Thursday 6 June 2019

FreeRTOS support for Silicon Labs EFR32BG/MG Bluetooth Stack

tl;dr Click here to go to GitHub.

This post provides usage information on AndrewLabs' FreeRTOS support library for the Silicon Labs' Bluetooth SDK.

The Silicon Labs' Bluetooth SDK for the Blue Gecko and Mighty Gecko wireless SoCs officially supports Micrium RTOS. The costs involved with using Micrium RTOS may be prohibitive with small commercial projects. Here at AndrewLabs we are more familiar with FreeRTOS, having used the kernel in many of our projects.

Using FreeRTOS is possible by porting over the Micrium RTOS code provided in the SDK.

We have made our source code for using FreeRTOS with the SiLabs Bluetooth SDK available on GitHub. Version 2.11.5 of the Bluetooth SDK used for this article. The compiler used was GNU ARM Embedded Toolchain 7-2017-Q4 installed in Simplicity Studio SV4.1.10.0.

While porting over to FreeRTOS, an attempt was made to follow the documents "UG136: Silicon Labs Bluetooth C Application Developer's Guide" and "AN1114: Integrating Silicon Labs Bluetooth Applications with the Micrium RTOS" as closely as possible. This includes maintaining the names of global variables and functions.

The following describe the steps required to use the Bluetooth Stack in FreeRTOS starting from the Silicon Labs soc-empty template project:
  1. Ensure you have FreeRTOS and the Bluetooth SDK properly functioning on your device.
  2. Remove references to native_gecko.h from your project.
  3. Include freertos_bluetooth.c and freertos_bluetooth.h in your project.
  4. Make sure the Bluetooth stack config_flags configuration has the GECKO_CONFIG_FLAG_RTOS flag set:
    static gecko_configuration_t config = {
        .config_flags = GECKO_CONFIG_FLAG_RTOS,
        // ...
  5. Configure interrupts in your MCU initialization function, since specifying the GECKO_CONFIG_FLAG_RTOS flag turns off interrupt configuration in the Bluetooth stack:
    // Radio interrupts.
    NVIC_SetPriority(FRC_PRI_IRQn, 1);
    NVIC_SetPriority(FRC_IRQn, 1);
    NVIC_SetPriority(MODEM_IRQn, 1);
    NVIC_SetPriority(RAC_SEQ_IRQn, 1);
    NVIC_SetPriority(RAC_RSM_IRQn, 1);
    NVIC_SetPriority(BUFC_IRQn, 1);
    NVIC_SetPriority(AGC_IRQn, 1);
    NVIC_SetPriority(PROTIMER_IRQn, 1);
    NVIC_SetPriority(RTCC_IRQn, 4);      // Required for EFR32BG1 and EFR32BG12 only.
    Other interrupts should be configured as required.
  6. Start the Bluetooth link-layer and stack tasks in your main function or equivalent:
    app_bluetooth_start_task();     // Your application's Bluetooth task.
    vTaskStartScheduler();          // Start the FreeRTOS scheduler.
    BLUETOOTH_LL_PRIORITY must be the highest priority task in your system and BLUETOOTH_STACK_PRIORITY should be set according to your application needs.
  7. In your application's Bluetooth task, wait for the BLUETOOTH_EVENT_FLAG_EVT_WAITING flag in the bluetooth_event_flags event group, indicating an event from the stack is waiting to be handled by the user application:
    for (;;)
        xEventGroupWaitBits(bluetooth_event_flags, BLUETOOTH_EVENT_FLAG_EVT_WAITING, pdTRUE, pdTRUE, portMAX_DELAY);
        // ...
  8. Handle the event appropriately by examining bluetooth_evt:
        switch (BGLIB_MSG_ID(bluetooth_evt->header))
            case gecko_evt_system_boot_id:
    // ...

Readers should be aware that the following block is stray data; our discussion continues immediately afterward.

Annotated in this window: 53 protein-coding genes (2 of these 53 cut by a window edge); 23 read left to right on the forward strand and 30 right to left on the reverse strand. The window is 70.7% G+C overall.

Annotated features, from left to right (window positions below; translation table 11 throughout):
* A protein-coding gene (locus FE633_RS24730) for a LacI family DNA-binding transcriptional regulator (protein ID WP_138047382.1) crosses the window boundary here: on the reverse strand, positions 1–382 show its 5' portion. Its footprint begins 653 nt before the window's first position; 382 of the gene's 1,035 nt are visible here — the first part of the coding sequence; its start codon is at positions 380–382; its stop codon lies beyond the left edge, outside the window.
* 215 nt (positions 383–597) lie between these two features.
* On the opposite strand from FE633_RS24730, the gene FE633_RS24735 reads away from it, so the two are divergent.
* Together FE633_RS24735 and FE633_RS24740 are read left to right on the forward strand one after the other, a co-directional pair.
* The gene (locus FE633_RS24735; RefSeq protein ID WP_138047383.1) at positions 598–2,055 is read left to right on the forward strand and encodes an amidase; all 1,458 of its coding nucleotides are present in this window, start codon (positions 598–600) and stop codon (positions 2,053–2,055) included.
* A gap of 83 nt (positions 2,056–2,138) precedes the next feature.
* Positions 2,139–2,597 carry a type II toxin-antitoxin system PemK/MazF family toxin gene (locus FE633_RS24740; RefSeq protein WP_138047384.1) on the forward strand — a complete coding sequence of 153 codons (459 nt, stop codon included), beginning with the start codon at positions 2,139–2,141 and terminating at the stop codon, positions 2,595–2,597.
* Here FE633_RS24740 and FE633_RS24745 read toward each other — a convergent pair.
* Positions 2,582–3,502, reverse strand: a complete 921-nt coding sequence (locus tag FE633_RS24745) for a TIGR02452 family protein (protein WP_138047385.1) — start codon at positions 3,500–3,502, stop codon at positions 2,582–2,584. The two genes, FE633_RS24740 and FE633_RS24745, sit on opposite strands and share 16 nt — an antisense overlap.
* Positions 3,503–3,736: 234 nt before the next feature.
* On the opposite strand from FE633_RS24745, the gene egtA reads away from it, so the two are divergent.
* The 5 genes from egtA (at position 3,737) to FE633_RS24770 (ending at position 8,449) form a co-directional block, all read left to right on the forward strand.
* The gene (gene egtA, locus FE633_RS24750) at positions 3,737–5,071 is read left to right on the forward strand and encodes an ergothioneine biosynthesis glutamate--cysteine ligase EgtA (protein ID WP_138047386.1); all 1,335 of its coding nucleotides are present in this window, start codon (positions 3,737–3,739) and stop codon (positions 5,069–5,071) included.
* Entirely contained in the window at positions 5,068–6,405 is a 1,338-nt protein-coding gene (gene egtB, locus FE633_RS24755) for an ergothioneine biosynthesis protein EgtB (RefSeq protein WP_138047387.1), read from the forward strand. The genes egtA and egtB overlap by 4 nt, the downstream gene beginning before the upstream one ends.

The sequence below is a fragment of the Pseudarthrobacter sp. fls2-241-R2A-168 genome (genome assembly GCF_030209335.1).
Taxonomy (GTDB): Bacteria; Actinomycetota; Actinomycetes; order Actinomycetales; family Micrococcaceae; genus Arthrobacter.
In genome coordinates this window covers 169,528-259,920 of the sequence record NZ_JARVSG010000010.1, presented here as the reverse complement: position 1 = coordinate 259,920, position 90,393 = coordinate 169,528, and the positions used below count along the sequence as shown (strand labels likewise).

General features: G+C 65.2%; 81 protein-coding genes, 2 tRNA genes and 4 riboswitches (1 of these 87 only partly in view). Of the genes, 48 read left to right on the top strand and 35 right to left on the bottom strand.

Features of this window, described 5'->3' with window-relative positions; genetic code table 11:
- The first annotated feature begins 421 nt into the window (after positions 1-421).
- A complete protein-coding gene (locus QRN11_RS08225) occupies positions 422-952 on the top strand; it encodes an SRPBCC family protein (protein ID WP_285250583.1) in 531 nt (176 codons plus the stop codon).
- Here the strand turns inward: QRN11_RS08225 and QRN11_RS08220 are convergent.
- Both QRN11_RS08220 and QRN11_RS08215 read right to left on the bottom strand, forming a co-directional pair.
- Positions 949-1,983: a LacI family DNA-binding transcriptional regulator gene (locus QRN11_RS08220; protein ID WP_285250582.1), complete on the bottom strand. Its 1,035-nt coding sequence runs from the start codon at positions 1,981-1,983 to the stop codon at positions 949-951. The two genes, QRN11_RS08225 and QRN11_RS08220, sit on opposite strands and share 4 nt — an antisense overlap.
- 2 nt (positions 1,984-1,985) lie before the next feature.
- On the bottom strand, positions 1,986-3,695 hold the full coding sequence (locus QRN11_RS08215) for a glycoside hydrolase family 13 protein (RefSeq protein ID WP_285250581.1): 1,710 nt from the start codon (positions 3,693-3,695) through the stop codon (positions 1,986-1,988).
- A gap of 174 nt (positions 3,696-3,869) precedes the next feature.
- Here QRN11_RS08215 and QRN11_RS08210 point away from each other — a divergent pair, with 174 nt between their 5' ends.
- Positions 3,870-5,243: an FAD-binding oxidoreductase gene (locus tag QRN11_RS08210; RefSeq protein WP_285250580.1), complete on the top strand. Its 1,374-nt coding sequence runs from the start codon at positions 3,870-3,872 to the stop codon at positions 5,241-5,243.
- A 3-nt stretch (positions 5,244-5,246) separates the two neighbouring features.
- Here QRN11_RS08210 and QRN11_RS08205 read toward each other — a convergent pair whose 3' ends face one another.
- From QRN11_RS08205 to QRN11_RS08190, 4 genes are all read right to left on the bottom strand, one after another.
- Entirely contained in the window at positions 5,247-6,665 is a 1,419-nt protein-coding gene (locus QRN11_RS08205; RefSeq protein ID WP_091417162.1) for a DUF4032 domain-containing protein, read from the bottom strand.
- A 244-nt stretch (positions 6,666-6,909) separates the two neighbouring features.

9. After handling the event, flag it as handled by setting BLUETOOTH_EVENT_FLAG_EVT_HANDLED in the bluetooth_event_flags event group:
        // ....
        xEventGroupSetBits(bluetooth_event_flags, BLUETOOTH_EVENT_FLAG_EVT_HANDLED);
The Bluetooth stack sets a block on the EM3 energy mode if SLEEP_FLAGS_DEEP_SLEEP_ENABLE is specified in the configuration struct, allowing the SoC to enter the EM2 energy mode. Otherwise, it sets a block on the EM2 energy mode, only allowing EM1 to be entered. The sleep driver must be manually initialized when using an RTOS.

Note that as the HFXO clock is not available in EM2, the SysTick timer will not operate. FreeRTOS will need to be configured for tickless idle mode.


  1. Excellent post! I've done a very similar thing for the project at the company I work for. But I've been struggling with a particular and annoying bug in which the stack no longer receives the connection_closed event, only solvable by performing a reset. The project is coded in C++. Have you ever encountered such a bug? And How did you configure the project in IDE?

    1. Thanks for visiting!

      I can't say I've encountered the same bug. My project is based on the soc-empty template generated by Simplicity Studio. The operation of the Bluetooth stack has been very stable in my experience, and all issues so far have been related to my custom application code.

      Many of these issues result in disconnection of the Bluetooth link quickly (such as not acknowledging a write with response, or sending an acknowledgement when not requested to), so in my opinion your issue appears to be related to your application tasks. It is rather hard to assist without seeing code.

    2. Interesting. My issue follows the same pattern you explained. Due to power consumption requirements and low data throughput, the device is programmed to send data by connecting, sending and disconnecting after. The issue is completely dynamic and can take days to occur. Once it does, no more connection, or even advertising, is possible. The characteristic we use is set in confirmation mode, so every data sent is accompanied by a acknowledge. I've never had problems with that, only on disconnection. I'll see if I can share some snippet of the code with you. This bug is really getting on my nerves.